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Become a Partner  /  Hubs

The DPLA would not exist without the collaboration of its many partners, organizations that both contribute their content and metadata to the DPLA and help other libraries, museums, archives, and cultural heritage institutions participate in the DPLA network.

Digital Hubs Pilot Project

DPLA partners’ collections enjoy increased levels of discovery and use.
Since joining DPLA, the Minnesota Digital Library has seen a 55% increase in visits and 62% in unique visitors. The Mountain West Digital Library has seen a bump of 105% in visits and 109% in unique visitors. This traffic is then passed on in part to their contributing institutions. Read more about our partners.

In September 2012, the DPLA began the first effort to establish a national network out of the over 40 state or regional digital collaboratives, numerous large content repositories, and other promising digital initiatives currently in operation throughout the US. Through this Digital Hubs Pilot Project, we are working with our partners to bring together myriad digitized content from across the country into a single access point for end users. The approach for the pilot is to work with six state or regional organizations (Service Hubs) and a similar number of large content providers (Content Hubs) to aggregate content on a pilot basis; we plan to expand the project to include additional partners in the near future. The goal of the Hubs Project is to strengthen and connect existing state and/or regional infrastructure to create a system of Service and Content Hubs from which aggregated data from libraries, museums, historical societies and archives are harvested.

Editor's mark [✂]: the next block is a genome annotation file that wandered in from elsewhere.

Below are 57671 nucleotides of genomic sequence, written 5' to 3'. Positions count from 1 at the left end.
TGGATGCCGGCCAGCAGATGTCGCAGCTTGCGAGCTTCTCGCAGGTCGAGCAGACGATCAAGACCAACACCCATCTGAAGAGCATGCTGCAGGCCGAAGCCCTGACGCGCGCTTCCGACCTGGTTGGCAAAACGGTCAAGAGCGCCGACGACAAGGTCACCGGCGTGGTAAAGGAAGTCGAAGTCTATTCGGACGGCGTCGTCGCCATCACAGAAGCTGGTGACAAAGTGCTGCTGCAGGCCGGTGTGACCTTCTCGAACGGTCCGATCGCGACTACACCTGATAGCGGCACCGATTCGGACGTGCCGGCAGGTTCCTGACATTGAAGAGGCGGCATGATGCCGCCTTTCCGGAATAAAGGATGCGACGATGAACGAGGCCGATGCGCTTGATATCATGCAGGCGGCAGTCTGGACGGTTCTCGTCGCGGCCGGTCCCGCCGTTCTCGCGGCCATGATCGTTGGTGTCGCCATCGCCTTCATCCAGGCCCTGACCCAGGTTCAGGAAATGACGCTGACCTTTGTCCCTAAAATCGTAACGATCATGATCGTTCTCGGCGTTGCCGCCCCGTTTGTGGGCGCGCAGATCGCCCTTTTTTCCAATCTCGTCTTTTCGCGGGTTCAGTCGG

Each Service Hub offers a full menu of standardized digital services to local institutions, including digitization, metadata consultation, data aggregation and storage services, as well as locally hosted community outreach programs bringing users in contact with digital content of local relevance. The two-year Hubs Pilot aims to help existing state or regional programs offer these services to all institutions in their state or region. Service Hubs will serve as an on-ramp for every cultural heritage institution in a pilot state or region to participate in the DPLA network. If this model proves successful, the DPLA would like to implement it in all US states or regions.

In addition to Service Hubs, the DPLA also works with Content Hubs: existing large digital libraries that have a one-to-one relationship with the DPLA. Content Hubs as a general rule have more than 200,000 unique metadata records to contribute to the DPLA, and they commit to maintaining and editing those records as needed. For a full list of our current partners, please see our Partners page.


How to become a DPLA Service Hub

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How to become a DPLA Content Hub

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Data Exchange Agreement and Data Use Best Practices

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Technical Considerations

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The Digital Hubs Pilot Project is supported by the National Endowment for the Humanities, the Institute of Museum and Library Services, and the John S. and James L. Knight Foundation.